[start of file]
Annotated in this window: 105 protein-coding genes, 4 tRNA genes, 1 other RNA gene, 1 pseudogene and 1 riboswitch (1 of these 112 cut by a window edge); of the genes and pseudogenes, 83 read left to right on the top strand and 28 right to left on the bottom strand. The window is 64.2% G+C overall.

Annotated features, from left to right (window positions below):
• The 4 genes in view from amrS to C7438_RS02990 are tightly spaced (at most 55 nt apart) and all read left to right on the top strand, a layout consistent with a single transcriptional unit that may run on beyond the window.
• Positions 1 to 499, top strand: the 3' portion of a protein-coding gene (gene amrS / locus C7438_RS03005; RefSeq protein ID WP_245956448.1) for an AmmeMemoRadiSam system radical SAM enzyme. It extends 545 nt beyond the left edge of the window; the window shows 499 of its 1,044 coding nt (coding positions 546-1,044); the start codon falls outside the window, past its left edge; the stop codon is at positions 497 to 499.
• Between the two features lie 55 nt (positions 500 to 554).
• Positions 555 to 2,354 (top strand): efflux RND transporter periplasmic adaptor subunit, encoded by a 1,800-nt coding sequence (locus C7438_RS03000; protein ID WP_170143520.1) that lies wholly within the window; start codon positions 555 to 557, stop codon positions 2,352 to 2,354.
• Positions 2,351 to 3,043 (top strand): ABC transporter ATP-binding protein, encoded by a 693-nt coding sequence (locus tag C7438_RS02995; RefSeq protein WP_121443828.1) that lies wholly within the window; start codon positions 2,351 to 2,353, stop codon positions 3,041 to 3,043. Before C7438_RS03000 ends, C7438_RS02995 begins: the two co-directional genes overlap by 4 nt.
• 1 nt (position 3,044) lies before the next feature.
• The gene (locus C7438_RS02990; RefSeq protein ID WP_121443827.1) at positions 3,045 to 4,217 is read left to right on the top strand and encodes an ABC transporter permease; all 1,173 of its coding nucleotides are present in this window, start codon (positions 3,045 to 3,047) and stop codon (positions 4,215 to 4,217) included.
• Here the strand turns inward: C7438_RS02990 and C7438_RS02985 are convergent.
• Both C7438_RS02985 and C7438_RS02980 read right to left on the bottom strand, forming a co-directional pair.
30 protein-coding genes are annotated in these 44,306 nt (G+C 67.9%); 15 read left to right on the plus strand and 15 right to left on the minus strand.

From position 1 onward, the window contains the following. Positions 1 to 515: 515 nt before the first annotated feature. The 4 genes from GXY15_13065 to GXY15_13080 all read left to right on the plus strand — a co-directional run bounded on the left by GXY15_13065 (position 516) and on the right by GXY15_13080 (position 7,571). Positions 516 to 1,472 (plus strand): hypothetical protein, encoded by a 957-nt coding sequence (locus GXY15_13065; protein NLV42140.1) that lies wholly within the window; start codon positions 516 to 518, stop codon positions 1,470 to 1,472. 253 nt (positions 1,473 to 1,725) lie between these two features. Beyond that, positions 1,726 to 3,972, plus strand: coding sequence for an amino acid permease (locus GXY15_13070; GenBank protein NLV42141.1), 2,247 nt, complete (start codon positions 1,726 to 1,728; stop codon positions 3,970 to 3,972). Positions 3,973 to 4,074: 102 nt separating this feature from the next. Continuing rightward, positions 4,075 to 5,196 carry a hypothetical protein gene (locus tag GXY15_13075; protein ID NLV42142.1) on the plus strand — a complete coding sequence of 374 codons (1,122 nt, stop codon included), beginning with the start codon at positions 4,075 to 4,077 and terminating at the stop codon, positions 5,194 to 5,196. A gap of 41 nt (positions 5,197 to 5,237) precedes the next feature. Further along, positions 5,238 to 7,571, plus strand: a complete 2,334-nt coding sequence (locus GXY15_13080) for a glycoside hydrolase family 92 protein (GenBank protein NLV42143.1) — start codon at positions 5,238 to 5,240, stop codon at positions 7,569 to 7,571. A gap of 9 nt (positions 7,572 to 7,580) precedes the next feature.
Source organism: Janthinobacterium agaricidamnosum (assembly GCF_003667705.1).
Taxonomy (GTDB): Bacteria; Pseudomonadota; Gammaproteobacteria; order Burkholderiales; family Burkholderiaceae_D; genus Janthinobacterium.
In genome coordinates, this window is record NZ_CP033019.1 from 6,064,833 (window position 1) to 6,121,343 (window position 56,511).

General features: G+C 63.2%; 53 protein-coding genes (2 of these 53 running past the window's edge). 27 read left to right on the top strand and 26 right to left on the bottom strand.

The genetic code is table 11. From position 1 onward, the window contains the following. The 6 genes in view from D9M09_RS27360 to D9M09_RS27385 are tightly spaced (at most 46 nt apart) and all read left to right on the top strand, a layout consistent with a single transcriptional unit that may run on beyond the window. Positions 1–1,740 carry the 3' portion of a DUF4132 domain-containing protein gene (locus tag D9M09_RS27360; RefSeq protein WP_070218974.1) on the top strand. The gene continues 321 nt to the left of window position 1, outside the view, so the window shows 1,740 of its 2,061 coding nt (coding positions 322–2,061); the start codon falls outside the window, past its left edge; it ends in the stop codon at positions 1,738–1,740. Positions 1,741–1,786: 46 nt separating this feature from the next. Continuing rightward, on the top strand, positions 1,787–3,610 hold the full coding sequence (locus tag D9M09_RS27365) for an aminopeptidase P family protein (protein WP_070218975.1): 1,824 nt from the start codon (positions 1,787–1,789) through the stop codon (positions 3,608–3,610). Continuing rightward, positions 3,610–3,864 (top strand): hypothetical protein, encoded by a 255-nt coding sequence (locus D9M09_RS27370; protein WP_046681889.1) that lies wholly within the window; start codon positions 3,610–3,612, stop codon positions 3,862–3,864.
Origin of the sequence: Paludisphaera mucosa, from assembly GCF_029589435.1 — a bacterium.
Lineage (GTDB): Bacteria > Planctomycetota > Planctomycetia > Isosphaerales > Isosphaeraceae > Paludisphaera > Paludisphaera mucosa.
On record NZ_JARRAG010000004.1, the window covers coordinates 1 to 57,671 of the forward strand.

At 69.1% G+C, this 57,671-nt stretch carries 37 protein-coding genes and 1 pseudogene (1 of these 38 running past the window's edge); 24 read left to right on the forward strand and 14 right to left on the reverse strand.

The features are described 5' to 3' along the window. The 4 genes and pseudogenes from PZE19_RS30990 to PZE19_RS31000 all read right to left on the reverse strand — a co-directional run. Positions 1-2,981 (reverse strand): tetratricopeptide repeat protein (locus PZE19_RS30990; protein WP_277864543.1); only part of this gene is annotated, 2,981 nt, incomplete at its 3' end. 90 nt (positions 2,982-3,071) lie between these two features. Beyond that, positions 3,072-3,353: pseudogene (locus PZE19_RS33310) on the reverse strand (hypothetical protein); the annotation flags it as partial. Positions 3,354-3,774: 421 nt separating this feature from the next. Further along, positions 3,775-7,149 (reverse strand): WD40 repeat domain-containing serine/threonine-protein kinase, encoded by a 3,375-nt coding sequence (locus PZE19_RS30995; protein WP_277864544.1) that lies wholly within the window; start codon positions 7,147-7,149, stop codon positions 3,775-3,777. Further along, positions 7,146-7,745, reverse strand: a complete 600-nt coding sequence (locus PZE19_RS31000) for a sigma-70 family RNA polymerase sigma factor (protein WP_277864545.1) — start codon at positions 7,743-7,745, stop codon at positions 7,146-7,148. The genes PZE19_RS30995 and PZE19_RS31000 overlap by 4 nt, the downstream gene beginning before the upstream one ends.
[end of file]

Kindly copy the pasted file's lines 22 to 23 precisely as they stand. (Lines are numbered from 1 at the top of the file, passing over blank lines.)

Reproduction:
At 69.1% G+C, this 57,671-nt stretch carries 37 protein-coding genes and 1 pseudogene (1 of these 38 running past the window's edge); 24 read left to right on the forward strand and 14 right to left on the reverse strand.

The features are described 5' to 3' along the window. The 4 genes and pseudogenes from PZE19_RS30990 to PZE19_RS31000 all read right to left on the reverse strand — a co-directional run. Positions 1-2,981 (reverse strand): tetratricopeptide repeat protein (locus PZE19_RS30990; protein WP_277864543.1); only part of this gene is annotated, 2,981 nt, incomplete at its 3' end. 90 nt (positions 2,982-3,071) lie between these two features. Beyond that, positions 3,072-3,353: pseudogene (locus PZE19_RS33310) on the reverse strand (hypothetical protein); the annotation flags it as partial. Positions 3,354-3,774: 421 nt separating this feature from the next. Further along, positions 3,775-7,149 (reverse strand): WD40 repeat domain-containing serine/threonine-protein kinase, encoded by a 3,375-nt coding sequence (locus PZE19_RS30995; protein WP_277864544.1) that lies wholly within the window; start codon positions 7,147-7,149, stop codon positions 3,775-3,777. Further along, positions 7,146-7,745, reverse strand: a complete 600-nt coding sequence (locus PZE19_RS31000) for a sigma-70 family RNA polymerase sigma factor (protein WP_277864545.1) — start codon at positions 7,743-7,745, stop codon at positions 7,146-7,148. The genes PZE19_RS30995 and PZE19_RS31000 overlap by 4 nt, the downstream gene beginning before the upstream one ends.